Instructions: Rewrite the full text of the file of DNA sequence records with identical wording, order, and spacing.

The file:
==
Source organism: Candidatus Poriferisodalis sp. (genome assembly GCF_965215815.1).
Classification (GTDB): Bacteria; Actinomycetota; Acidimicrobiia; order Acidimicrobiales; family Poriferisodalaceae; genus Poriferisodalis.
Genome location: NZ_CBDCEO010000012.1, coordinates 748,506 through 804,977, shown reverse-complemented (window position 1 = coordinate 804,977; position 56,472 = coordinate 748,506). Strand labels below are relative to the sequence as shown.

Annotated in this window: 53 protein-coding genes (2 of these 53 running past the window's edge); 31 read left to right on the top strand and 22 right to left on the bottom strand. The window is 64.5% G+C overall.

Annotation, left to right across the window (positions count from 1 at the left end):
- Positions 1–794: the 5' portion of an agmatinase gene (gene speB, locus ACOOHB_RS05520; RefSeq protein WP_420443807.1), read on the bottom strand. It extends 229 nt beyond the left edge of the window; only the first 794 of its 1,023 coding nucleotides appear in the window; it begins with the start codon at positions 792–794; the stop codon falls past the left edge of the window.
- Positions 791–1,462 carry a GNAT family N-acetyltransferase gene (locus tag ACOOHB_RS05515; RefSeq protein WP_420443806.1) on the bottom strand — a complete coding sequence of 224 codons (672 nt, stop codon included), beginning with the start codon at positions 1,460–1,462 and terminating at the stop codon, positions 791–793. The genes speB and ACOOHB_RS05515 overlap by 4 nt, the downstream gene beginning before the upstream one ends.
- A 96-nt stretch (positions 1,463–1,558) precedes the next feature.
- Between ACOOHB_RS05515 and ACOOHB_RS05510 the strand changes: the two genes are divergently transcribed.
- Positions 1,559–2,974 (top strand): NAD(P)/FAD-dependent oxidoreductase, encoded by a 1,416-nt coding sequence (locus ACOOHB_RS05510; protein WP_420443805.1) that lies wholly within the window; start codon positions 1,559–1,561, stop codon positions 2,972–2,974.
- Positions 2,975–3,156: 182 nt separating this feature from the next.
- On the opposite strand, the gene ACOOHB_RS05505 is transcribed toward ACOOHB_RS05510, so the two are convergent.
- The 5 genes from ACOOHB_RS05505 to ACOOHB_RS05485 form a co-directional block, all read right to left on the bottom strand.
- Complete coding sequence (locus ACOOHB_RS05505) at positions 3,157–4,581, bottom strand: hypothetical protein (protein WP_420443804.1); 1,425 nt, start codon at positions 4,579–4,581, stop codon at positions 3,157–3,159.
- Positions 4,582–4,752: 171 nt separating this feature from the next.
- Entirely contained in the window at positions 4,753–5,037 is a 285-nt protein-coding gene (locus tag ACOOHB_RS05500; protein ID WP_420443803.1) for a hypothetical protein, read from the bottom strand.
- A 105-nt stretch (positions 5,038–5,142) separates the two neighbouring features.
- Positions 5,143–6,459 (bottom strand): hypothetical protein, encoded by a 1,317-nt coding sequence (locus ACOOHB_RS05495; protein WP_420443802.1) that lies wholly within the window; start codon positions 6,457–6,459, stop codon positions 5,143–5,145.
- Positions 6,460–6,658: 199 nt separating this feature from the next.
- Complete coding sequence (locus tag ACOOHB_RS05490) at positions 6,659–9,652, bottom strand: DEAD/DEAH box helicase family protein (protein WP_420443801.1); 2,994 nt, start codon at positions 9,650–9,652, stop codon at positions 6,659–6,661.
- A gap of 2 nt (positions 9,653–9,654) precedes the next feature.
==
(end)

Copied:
Source organism: Candidatus Poriferisodalis sp. (genome assembly GCF_965215815.1).
Classification (GTDB): Bacteria; Actinomycetota; Acidimicrobiia; order Acidimicrobiales; family Poriferisodalaceae; genus Poriferisodalis.
Genome location: NZ_CBDCEO010000012.1, coordinates 748,506 through 804,977, shown reverse-complemented (window position 1 = coordinate 804,977; position 56,472 = coordinate 748,506). Strand labels below are relative to the sequence as shown.

Annotated in this window: 53 protein-coding genes (2 of these 53 running past the window's edge); 31 read left to right on the top strand and 22 right to left on the bottom strand. The window is 64.5% G+C overall.

Annotation, left to right across the window (positions count from 1 at the left end):
- Positions 1–794: the 5' portion of an agmatinase gene (gene speB, locus ACOOHB_RS05520; RefSeq protein WP_420443807.1), read on the bottom strand. It extends 229 nt beyond the left edge of the window; only the first 794 of its 1,023 coding nucleotides appear in the window; it begins with the start codon at positions 792–794; the stop codon falls past the left edge of the window.
- Positions 791–1,462 carry a GNAT family N-acetyltransferase gene (locus tag ACOOHB_RS05515; RefSeq protein WP_420443806.1) on the bottom strand — a complete coding sequence of 224 codons (672 nt, stop codon included), beginning with the start codon at positions 1,460–1,462 and terminating at the stop codon, positions 791–793. The genes speB and ACOOHB_RS05515 overlap by 4 nt, the downstream gene beginning before the upstream one ends.
- A 96-nt stretch (positions 1,463–1,558) precedes the next feature.
- Between ACOOHB_RS05515 and ACOOHB_RS05510 the strand changes: the two genes are divergently transcribed.
- Positions 1,559–2,974 (top strand): NAD(P)/FAD-dependent oxidoreductase, encoded by a 1,416-nt coding sequence (locus ACOOHB_RS05510; protein WP_420443805.1) that lies wholly within the window; start codon positions 1,559–1,561, stop codon positions 2,972–2,974.
- Positions 2,975–3,156: 182 nt separating this feature from the next.
- On the opposite strand, the gene ACOOHB_RS05505 is transcribed toward ACOOHB_RS05510, so the two are convergent.
- The 5 genes from ACOOHB_RS05505 to ACOOHB_RS05485 form a co-directional block, all read right to left on the bottom strand.
- Complete coding sequence (locus ACOOHB_RS05505) at positions 3,157–4,581, bottom strand: hypothetical protein (protein WP_420443804.1); 1,425 nt, start codon at positions 4,579–4,581, stop codon at positions 3,157–3,159.
- Positions 4,582–4,752: 171 nt separating this feature from the next.
- Entirely contained in the window at positions 4,753–5,037 is a 285-nt protein-coding gene (locus tag ACOOHB_RS05500; protein ID WP_420443803.1) for a hypothetical protein, read from the bottom strand.
- A 105-nt stretch (positions 5,038–5,142) separates the two neighbouring features.
- Positions 5,143–6,459 (bottom strand): hypothetical protein, encoded by a 1,317-nt coding sequence (locus ACOOHB_RS05495; protein WP_420443802.1) that lies wholly within the window; start codon positions 6,457–6,459, stop codon positions 5,143–5,145.
- Positions 6,460–6,658: 199 nt separating this feature from the next.
- Complete coding sequence (locus tag ACOOHB_RS05490) at positions 6,659–9,652, bottom strand: DEAD/DEAH box helicase family protein (protein WP_420443801.1); 2,994 nt, start codon at positions 9,650–9,652, stop codon at positions 6,659–6,661.
- A gap of 2 nt (positions 9,653–9,654) precedes the next feature.